Merit Goods And Demerit Goods

In a free market, merit goods are under-consumed due to positive externalities, while demerit goods are over-consumed due to negative externalities.

Key differencesMerit GoodsDemerit Goods
PurposeTo promote social welfare, economic growth, and environmental stabilityIt aims to discourage harmful behavior and reduce negative externalities

Taxes
These goods are not taxed at lower rates to promote consumption.Demerit goods are heavily taxed to discourage consumption, leading to negative externalities.
ExampleEducation and healthcareTobacco and illegal drugs
Role of GovernmentProvides subsidies or public goods to promote consumptionRegulating discourage consumption 

Merit Goods vs Public Goods

Merit goods and public goods are different from each other. The comparison below can help us understand the distinction better.

Key differencesMerit GoodsPublic Goods
MeaningMerit products are goods and services that the government believes would benefit individualsPublic goods are accessible to all and portions of society, unlike merit goods, which are solely available to specific groups within society.
ProvidersBoth private and public sectors provide merit goods.Public goods are concentrated on providing welfare services only by the State.
ExcludabilityMerit goods are excludable. This means that consumption can be limited to those who pay for it.These are non-excludable, which means that consumption cannot be limited to those who pay for them.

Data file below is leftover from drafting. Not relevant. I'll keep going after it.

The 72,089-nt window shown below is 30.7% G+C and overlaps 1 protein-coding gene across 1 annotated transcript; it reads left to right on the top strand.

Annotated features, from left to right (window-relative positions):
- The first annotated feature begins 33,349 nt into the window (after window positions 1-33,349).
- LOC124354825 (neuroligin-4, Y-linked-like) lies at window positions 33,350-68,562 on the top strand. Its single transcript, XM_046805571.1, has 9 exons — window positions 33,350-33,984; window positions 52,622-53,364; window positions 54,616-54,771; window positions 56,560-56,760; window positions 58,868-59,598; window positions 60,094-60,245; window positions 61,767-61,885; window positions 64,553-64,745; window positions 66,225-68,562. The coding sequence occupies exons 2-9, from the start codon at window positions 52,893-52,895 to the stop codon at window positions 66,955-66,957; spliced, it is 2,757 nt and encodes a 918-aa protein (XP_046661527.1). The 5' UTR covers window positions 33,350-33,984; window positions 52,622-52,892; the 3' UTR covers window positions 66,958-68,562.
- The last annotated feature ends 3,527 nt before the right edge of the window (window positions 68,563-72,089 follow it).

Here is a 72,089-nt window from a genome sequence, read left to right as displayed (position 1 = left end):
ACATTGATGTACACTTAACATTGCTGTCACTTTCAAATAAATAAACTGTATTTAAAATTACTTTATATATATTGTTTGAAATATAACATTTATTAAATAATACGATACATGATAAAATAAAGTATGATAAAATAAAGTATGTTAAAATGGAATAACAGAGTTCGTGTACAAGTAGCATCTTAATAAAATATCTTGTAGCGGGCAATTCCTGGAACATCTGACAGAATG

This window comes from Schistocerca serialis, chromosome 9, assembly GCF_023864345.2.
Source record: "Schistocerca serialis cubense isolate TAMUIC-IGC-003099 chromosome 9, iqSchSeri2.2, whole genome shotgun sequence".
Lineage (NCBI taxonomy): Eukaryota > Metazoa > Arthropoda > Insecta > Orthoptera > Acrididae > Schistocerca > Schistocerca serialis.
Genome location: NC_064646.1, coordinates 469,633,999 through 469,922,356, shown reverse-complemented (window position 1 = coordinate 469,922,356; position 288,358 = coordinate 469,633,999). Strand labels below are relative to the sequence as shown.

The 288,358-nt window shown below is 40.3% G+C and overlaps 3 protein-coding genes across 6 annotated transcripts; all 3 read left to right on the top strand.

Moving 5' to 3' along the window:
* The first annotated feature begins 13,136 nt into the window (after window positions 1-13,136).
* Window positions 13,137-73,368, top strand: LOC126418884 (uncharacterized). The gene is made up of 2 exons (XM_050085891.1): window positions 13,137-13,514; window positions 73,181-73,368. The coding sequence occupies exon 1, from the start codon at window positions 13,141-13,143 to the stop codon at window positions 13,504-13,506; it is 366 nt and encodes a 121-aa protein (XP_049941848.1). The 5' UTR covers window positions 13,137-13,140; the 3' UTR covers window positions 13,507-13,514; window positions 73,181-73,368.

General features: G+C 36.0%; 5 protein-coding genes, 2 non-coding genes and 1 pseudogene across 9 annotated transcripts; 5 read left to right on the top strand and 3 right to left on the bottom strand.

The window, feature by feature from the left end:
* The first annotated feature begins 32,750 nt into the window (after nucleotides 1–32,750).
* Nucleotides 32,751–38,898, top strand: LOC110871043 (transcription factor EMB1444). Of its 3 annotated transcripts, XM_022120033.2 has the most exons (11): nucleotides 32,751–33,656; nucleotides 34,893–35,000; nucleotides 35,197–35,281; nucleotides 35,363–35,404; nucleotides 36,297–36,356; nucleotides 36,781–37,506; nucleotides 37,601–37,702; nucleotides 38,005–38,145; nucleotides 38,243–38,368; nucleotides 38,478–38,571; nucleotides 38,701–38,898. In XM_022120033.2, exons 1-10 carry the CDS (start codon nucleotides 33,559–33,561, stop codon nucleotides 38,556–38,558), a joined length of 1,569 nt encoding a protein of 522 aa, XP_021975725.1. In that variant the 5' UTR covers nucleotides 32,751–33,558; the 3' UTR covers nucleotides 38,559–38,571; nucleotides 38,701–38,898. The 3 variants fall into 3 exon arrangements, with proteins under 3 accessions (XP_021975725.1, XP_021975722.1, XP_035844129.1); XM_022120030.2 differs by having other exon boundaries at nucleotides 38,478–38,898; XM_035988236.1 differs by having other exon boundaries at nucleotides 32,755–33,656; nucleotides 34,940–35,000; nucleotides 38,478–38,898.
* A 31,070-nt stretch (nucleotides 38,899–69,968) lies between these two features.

ExampleHealth care, housing, and education.Lighthouses, defenses of the country, pavements on roads, etc.
FinancingFunded by the government through taxation or subsidiesThey are supported by the government through taxation or user fees

Frequently Asked Questions (FAQs)

1. How to increase the consumption of merit goods?

Lowering prices and expanding demand are two ways that governments can address the undersupply of goods that deserve to be produced. Another strategy is to offer subsidies. For example, the output of merit goods, provided by both the public and commercial sectors, may be increased by offerings to the socially ideal level.

2. Are merit goods always free?

These goods are only sometimes free. Although the government may provide subsidies or tax incentives to promote the consumption of these goods, they are usually not offered entirely free of charge. Instead, the consumer must pay some amount through user fees or out-of-pocket expenses to access these goods or services.

3. Are merit goods private goods?

No, these goods are not private as private goods are both excludable and rivalrous in consumption. However, the private sector can provide some merit products; the government or non-profit organization typically provides them.

This article has been a guide to what is Merit Good. Here, we explain it with its examples, and comparisons with demerit goods and public goods. You may also find some useful articles here –